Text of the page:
CD Spotlight. A Very Joyous Disc - Brahms arranged by Kenneth Woods impresses Alice McVeigh. '... this is an excellent performance representing a useful, joyful and even inspired addition to the orchestral repertoire.'
(Previous sponsored features returning soon.)
Orfeo ed Euridice was the first of Christoph Willibald Gluck's three 'reform' operas in which all the elements of musical theatre - music, singing and ballet - were fully integrated. The 'noble simplicity' in the action and music was intended to replace the complicated plot and florid and flowery musical style of Italian opera seria and of French tragédie lyrique. As compared to Alceste and Paride ed Elena, the two other operas of Gluck's 'revolution', Orfeo ed Euridice requires a small orchestral ensemble, three singers, a chorus and only a few dancers. Hence, it is comparatively easy, and not very costly, to stage.
As discussed on 14 June 2014 - read 'Orpheus versus Orpheus' - the issue is which version to choose. There are two main versions. A 1762 Orfeo ed Euridice had its debut in Vienna and has a libretto in Italian by the well-known poet Ranieri de' Calzabigi; then there is a 1774 Orphée et Eurydice, in French, adapted by the composer and by young French poet Pierre-Louis Moline, to better suit the Parisian taste, albeit keeping the fundamentals of the 'reform'.
To make things more complicated, in the nineteenth century, Orphée et Eurydice was the only often-performed seventeenth century opera. This was not the 1774 version but a new edition for large orchestra, adapted by Hector Berlioz. Finally, when Ricordi published the 'definitive' version in 1889, the product was an interpolation of Berlioz's work with Gluck's 1762 and 1774 versions and the addition of arias from yet other operas of the Bohemian composer. A real mess!
Critical editions have been produced only recently. Yet the Gluck-Berlioz Orphée et Eurydice was staged in Marseilles in a production which reached Palermo in 2015 and which I reviewed on 26 February 2015 - read 'Skillfully Adapted'. In practice, the French 1774 version of the Gluck-Berlioz product is performed in theatres more often than the original 1762 version, which is, however, very frequently presented in concert versions. The later Orphée et Eurydice is somewhat longer than the eighty-minute Orfeo ed Euridice; consequently, rightly or wrongly, it is deemed more appropriate to fill an evening.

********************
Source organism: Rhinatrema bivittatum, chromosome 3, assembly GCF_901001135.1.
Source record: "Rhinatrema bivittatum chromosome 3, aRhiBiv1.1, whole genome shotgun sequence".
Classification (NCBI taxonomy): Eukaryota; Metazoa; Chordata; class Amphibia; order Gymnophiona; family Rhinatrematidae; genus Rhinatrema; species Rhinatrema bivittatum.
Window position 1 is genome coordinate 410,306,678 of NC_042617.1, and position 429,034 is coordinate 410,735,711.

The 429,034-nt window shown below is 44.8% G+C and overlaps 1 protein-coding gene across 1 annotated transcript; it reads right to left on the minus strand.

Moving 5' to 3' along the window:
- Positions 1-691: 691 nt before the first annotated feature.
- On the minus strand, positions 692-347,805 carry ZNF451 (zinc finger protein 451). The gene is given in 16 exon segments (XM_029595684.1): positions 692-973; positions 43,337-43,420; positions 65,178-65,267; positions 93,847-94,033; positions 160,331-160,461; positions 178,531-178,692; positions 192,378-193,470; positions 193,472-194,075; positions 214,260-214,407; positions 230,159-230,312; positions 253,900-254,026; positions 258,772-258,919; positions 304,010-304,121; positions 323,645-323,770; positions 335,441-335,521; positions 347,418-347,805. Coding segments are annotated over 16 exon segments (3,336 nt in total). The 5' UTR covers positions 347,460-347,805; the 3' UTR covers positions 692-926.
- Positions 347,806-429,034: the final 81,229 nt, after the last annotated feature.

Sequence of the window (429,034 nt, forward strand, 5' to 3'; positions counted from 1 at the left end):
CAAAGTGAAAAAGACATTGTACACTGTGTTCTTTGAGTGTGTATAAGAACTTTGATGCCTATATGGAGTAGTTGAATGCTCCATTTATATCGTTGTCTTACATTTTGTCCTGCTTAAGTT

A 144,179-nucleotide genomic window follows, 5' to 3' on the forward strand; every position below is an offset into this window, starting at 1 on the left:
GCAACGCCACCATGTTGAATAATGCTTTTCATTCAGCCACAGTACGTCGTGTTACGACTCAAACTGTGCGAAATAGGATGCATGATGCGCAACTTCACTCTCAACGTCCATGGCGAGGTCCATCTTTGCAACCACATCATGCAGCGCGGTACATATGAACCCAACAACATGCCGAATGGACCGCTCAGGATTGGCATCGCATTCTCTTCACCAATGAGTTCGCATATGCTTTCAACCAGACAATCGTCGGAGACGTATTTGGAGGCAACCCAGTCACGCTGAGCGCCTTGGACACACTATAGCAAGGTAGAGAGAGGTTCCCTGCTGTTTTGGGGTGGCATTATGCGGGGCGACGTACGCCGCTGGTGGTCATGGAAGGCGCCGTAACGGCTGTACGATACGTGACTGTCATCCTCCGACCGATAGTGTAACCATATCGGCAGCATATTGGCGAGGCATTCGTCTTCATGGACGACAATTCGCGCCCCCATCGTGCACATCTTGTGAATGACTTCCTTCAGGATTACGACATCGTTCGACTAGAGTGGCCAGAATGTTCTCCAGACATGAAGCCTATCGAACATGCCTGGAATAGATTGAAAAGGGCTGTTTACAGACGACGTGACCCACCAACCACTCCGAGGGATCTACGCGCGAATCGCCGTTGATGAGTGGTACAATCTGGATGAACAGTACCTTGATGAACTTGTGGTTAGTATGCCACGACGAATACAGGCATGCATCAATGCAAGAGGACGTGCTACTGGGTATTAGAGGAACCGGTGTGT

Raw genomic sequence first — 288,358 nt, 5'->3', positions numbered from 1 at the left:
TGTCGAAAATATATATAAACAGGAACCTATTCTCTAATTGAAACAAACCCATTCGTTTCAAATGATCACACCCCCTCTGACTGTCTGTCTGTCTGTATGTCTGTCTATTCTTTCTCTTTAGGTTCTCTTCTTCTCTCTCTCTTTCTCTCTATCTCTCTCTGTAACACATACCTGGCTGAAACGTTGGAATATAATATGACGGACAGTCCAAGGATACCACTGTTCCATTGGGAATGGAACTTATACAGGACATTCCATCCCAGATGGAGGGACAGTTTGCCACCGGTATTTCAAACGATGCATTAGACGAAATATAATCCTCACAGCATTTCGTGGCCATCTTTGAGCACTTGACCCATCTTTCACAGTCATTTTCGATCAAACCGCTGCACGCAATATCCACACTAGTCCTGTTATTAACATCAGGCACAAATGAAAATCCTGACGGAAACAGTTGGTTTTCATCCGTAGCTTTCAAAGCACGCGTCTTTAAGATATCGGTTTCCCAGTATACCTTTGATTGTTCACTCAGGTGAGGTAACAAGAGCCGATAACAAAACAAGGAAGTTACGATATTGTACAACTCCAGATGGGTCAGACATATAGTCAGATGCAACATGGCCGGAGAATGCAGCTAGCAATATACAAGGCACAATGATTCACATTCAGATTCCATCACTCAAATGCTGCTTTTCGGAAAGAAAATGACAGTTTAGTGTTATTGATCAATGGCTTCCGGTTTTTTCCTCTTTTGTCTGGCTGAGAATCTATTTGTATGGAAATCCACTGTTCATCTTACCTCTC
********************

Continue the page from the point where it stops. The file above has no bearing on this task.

A concert version of the original Orfeo ed Euridice was performed in Rome by Accademia Filarmonica Romana some thirty years ago, but Teatro dell'Opera's latest staged production, a blend of the various versions, took place in 1968.
Thus, on 15 March 2019, the opening night of the 1762 version was nearly a debut. The production is a joint venture between Teatro dell'Opera di Roma, Paris' Théâtre des Champs Elysées, Château de Versailles Spectacles and the Canadian Opera Company. The stage director is the Canadian Robert Carsen; sets and costumes are by Tobias Hoheisel; lighting (a key aspect of this staging) is by Peter Van Praet and Robert Carsen himself.
We are not in a lush Thrace, as often depicted in operas, ballets and plays on the Orpheus myth, but in an arid dry land in a timeless setting. In this dry place, the peasants - in twentieth century attire - dig Eurydice's tomb. Without intermission, the lighting transforms the dry land into the afterworld, where the dead wear white sheets.
Again, the lighting brings the audience back to the arid countryside. The chorus, led by Roberto Gabbiani, is, as usual, magnificent, both vocally and acting. They are often silhouettes like in early twentieth century movies.
The real coups de théâtre are conductor Gianluca Capuano and Carlo Vistoli as Orfeo. Capuano is Cecilia Bartoli's young favorite conductor; I have often reported on him from the Salzburg Festival. He has the perfect touch for Gluck's Orfeo ed Euridice. He makes no concession to baroque flair as, for instance, John Eliot Gardiner does in a famous recording of the opera, but is terse and full of dramatic tension (with, of course, exceptions in the introduction and at the happy ending, as required by the ceremonial debut at the Austrian court on the occasion of a wedding). He also gives the appropriate 'start' to the singers. He molds the score as a very modern composition - now and in 1762.
The role of Orpheus was written for a castrato following the custom at the time. It is frequently entrusted to an alto or to a lyric tenor or even worse to a baritone, by lowering the register by three octaves. Carlo Vistoli is a young and attractive countertenor and an excellent actor. He carries most of the load of the performance, not solely in the three well-known arias but in the impervious recitatives sliding into declamation and arioso.
Eurydice is a sensual Mariangela Sicilia, and Amore a very good Emőke Baráth.
The performance was followed by ten minutes of applause for all, and ovations for Carlo Vistoli.